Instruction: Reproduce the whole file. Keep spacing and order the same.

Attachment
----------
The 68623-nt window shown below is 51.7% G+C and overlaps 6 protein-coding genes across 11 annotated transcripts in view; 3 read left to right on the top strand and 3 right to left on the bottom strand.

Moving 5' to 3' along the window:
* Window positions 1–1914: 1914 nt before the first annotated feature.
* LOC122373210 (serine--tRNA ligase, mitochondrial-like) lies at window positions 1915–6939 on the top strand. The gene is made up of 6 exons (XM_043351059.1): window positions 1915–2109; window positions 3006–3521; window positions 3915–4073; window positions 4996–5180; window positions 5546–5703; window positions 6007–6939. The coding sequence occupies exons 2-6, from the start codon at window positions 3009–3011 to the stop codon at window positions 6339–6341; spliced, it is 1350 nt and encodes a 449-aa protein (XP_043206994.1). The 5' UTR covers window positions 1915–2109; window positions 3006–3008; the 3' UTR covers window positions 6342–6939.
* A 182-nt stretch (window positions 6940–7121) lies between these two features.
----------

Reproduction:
The 68623-nt window shown below is 51.7% G+C and overlaps 6 protein-coding genes across 11 annotated transcripts in view; 3 read left to right on the top strand and 3 right to left on the bottom strand.

Moving 5' to 3' along the window:
* Window positions 1–1914: 1914 nt before the first annotated feature.
* LOC122373210 (serine--tRNA ligase, mitochondrial-like) lies at window positions 1915–6939 on the top strand. The gene is made up of 6 exons (XM_043351059.1): window positions 1915–2109; window positions 3006–3521; window positions 3915–4073; window positions 4996–5180; window positions 5546–5703; window positions 6007–6939. The coding sequence occupies exons 2-6, from the start codon at window positions 3009–3011 to the stop codon at window positions 6339–6341; spliced, it is 1350 nt and encodes a 449-aa protein (XP_043206994.1). The 5' UTR covers window positions 1915–2109; window positions 3006–3008; the 3' UTR covers window positions 6342–6939.
* A 182-nt stretch (window positions 6940–7121) lies between these two features.